The landmark pushpin is a recognized symbol, and my Landmark Exchange should be an easy addition in any location, to any design. So, next time you see one in world…give it a push.

Mine are loaded.

Written by azwaldo

March 5, 2013 at 4:12 am

Media Cafe is BYOB

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Survey Says…

I have visited at least two dozen virtual coffee shops; locations in SecondLife™ that use “coffee” in their name or description. I have so many mugs they get their own folder.

About a third of those places have no music, at all. Most have audio streaming, several even have a radio or other device (such as a phonograph); but, only one gives media access to vagabonds. Not one presented shared or parcel media.

image of modern design virtual world coffee shop

Coffee Shop at TSTC commons
Nice furnishings, no music.
(Click image to view full size.)

Granted, I may have overlooked radio buttons here or there; and, a space like Texas State Technical College’s  (image above; SLurl)—a location designed primarily for a small community—is not designed to attract traffic. Still, you want me coming back? Feed me some content. Give me some options, at least…a bit of control over the space.

It is a simple thing to let users select an audio feed. The scripts are easily found, and there are hundreds of streams if you know how to find the URLs. Or, you can just check out the list of Music Streams at the SL wiki.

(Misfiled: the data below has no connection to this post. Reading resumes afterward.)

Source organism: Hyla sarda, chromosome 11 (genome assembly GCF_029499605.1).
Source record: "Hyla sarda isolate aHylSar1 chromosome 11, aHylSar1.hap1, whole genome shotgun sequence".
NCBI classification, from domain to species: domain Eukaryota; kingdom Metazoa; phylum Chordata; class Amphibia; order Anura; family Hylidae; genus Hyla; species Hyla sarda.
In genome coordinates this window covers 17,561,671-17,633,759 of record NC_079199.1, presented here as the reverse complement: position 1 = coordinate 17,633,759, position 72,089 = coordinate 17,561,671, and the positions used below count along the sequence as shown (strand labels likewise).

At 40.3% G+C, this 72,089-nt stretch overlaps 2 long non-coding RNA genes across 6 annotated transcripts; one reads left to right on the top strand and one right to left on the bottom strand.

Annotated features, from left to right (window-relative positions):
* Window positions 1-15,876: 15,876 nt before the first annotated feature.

BYOB (Bring Your Own Bepop)

The Media Cafe project is not just about interactivity, though. It is sticking virtual toes into the cool water of user-generated content.

image of virtual world scene with an object that looks like an old radio

Not just any radio will work in the Media Cafe…

Quite a few issues to be sorted. Is a chat-driven menu better for this than blue dialog boxes? You can choose the soundscape at your favorite hangouts from a list; but, can you load a new URL into the radio? Streams can be submitted via chat, after all. If you knew you could submit a stream URL, would you bother?

You could allow any user to load a new stream, or restrict this to members of a group. Parcel media even lets us provide different audio content to different users. If you are not using parcel media for video, why not make a self-serve, unique audio selection available to every visitor?

Everyone gets their own iPod.

If we want the synergy of sharing socially, we all have to generate some content. So, if you visit the Media Cafe

bring your own bebop.

(It’s a Fair Exchange.)